Check out the photos above in our Marine Unit Gallery, taken by Design39Media
The Chatham-Kent Police Service Marine Unit polices the waterways within Chatham-Kent including the Thames River, Sydenham River, and Chennal Ecarte. All of these waterways have a speed limit of 8 km/h whether speed limit signs are posted or not.
The Marine Unit attends community events such as WAMBO (Wallaceburg Antique Motor and Boat Outing), Cops, Kids, and Canadian Tire Fishing Derby’s, various fireworks and water-related events.
|Marine 1||1991 24-foot limestone - based in Chatham|
|Marine 2||1987 18-foot Starcraft - based in Wallaceburg|
|Sergeant in Charge||Sergeant Matt Stezycki|
|Team Leader||Constable Todd Trahan|
|Team Member||Constable Ron Tricker|
|Auxiliary Members||Larry Tuck,|
|Operating a vessel in a careless manner||$250|
|Person under the age of 16 operating a personal watercraft||$100|
|Operating a power-driven pleasure craft without the required Pleasure Craft Operator Card||$250|
|Insufficient number of approved, appropriately sized floatation devices||$200|
What is a Pleasure Craft?
A pleasure craft is any boat that is used only for pleasure activities like fishing, water sports and entertaining friends. It also includes a boat used for subsistence hunting and fishing or for the necessities of daily life. It does not include a boat that is used for work or commercial activities.
The rules for non-pleasure crafts are different from those for pleasure crafts so it is important to know the difference. You must meet the requirements for non-pleasure craft any time you use your pleasure craft for non-pleasure activities. If you want to know how to operate a passenger vessel, workboat, commercial fishing vessel or any other non-pleasure craft, please visit www.tc.gc.ca/marinesafety or contact your local Transport Canada Centre.
When you see the word “boat” in this guide, it means “pleasure craft”. When you see the word “vessel”, it refers to all boats in general, both pleasure craft and non-pleasure craft. In the same way, the word “lifejacket” includes lifejackets and personal flotation devices ( PFDs) everywhere in this guide, except in those sections that describe the differences between lifejackets and PFDs.
Changes to Boating Laws
Because boating laws change, you need to make sure you know the laws that are now in place.
To find out when they take effect, please see Office of Boating Safety Since this guide is revised from time to time, be sure you have the most recent version. If the Safe Boating Guide differs from current regulations, follow the regulatory text, which you can find online at Boating Safety. Regulations set a minimum safety standard. They are made to improve boating safety, so following them or an even higher standard will help make every trip a safe one.
Minimum Safety Requirements
The safety equipment Canada requires you to carry on board is based on the type and length of your boat. It must be on board, in good working order and always easy to reach so that it can be used in an emergency. You can find the length of your boat by reading the manufacturer’s product information or by measuring it yourself (from the front outside surface of the hull shell to the back outside surface of the hull shell – bow to stern).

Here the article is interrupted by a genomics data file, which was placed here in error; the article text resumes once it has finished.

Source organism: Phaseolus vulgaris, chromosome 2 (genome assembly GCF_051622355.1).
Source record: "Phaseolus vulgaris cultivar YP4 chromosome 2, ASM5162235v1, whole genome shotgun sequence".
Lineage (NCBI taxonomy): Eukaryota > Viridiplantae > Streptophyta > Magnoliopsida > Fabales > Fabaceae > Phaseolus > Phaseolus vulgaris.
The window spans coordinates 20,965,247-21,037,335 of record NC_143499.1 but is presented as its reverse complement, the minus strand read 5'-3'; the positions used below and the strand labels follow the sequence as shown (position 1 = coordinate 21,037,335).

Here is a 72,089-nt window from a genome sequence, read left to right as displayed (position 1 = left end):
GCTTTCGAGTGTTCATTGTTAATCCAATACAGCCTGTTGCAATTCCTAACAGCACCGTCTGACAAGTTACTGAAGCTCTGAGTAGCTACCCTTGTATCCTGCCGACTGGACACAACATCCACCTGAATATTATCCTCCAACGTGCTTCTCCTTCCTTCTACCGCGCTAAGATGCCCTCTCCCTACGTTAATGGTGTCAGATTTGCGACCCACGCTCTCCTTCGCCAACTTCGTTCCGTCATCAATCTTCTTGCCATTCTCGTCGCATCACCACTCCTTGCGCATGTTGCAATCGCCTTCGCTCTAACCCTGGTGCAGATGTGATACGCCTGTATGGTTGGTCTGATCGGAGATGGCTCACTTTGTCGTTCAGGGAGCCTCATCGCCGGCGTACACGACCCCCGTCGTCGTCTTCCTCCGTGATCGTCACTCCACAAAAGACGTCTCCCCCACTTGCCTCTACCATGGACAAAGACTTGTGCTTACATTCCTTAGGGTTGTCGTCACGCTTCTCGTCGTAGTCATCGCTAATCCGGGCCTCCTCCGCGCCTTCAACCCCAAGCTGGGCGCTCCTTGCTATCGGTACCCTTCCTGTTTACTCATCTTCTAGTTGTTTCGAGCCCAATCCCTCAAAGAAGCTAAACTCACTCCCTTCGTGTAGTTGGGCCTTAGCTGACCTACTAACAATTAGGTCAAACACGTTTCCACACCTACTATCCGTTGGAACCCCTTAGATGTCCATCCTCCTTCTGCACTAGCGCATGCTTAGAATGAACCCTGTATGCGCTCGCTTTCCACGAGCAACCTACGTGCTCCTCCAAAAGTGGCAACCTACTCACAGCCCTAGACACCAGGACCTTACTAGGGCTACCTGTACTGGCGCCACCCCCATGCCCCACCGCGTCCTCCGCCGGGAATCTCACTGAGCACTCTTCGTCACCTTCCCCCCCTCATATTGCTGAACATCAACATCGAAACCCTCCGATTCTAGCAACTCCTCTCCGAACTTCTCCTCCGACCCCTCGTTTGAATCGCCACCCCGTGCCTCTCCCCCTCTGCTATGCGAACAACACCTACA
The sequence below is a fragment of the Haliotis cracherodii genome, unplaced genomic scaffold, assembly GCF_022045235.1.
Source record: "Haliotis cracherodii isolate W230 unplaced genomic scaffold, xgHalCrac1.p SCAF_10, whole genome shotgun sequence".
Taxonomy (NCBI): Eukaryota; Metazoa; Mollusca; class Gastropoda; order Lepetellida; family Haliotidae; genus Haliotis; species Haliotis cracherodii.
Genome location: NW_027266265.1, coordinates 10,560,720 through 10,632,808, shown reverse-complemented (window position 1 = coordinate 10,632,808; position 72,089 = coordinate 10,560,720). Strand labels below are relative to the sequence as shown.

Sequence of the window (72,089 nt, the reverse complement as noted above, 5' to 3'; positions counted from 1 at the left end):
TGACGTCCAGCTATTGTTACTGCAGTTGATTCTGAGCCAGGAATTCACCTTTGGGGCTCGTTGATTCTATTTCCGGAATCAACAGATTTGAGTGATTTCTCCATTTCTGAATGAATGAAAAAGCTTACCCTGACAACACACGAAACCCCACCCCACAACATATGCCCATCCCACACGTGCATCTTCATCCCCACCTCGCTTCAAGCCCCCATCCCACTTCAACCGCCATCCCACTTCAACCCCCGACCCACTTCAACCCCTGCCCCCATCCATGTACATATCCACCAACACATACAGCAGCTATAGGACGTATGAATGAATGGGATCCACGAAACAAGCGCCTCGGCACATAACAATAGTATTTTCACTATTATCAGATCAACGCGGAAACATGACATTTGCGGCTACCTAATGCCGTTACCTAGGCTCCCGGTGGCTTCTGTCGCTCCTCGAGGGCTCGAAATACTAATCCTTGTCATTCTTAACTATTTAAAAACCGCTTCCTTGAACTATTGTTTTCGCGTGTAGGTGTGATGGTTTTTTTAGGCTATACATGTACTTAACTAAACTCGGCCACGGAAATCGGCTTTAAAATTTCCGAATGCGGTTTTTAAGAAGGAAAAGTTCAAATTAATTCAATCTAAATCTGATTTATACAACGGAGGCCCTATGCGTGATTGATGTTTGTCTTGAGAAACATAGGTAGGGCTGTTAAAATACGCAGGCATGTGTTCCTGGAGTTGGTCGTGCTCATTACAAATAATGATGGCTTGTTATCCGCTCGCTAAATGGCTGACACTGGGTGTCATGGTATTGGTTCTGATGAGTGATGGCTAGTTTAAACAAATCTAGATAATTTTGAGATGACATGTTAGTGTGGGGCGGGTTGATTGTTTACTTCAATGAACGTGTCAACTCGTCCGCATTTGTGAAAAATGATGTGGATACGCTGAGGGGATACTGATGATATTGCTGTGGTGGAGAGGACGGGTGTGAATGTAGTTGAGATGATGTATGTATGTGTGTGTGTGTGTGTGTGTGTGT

Remember that these requirements apply only to pleasure craft and are the same whether you own, rent or borrow the boat. This includes typical boats like power boats, sail boats and personal watercraft, as well as less common boats like airboats, air cushion vehicles (hovercraft) and wing in ground effect vessels that are used only for recreation. They also apply to kiteboards.
If you want information on operating a vessel for work or commercial activities (non-pleasure craft), please visit www.tc.gc.ca/marinesafety or contact your local Transport Canada Centre.
These requirements do not apply to inflatable self-propelled water toys because they are not designed for use in open water. If you do choose to operate these toys in open water, they will be treated as pleasure craft and subject to the same strict rules. Remember as well that operating a propeller-driven surfboard is against the law in Canada.
The following list of equipment is the minimum that is required. You may want to bring more equipment based on your type of boat, your water activity and the current and forecasted weather and water conditions.
Remember: All safety equipment must be Canadian-approved and there must be enough lifejackets that fit, have enough buoyancy and are in good condition for everyone on board your boat.
Don’t Cruise with Booze
Mixing alcohol and boating is illegal and far more dangerous than you may think. Under normal conditions, sun, wind, the motion of the boat and even just being tired can dull your senses. Alcohol makes things even worse, slowing your hand-eye coordination and clouding your good judgment. Don’t cruise with booze! You might harm yourself or others. You are responsible for the safety of your guests and for not putting other waterway users in danger. You must always be prepared and alert.
Drinking and driving (whether on land or water) is against the law and the consequences, even for a first offence, can last a lifetime.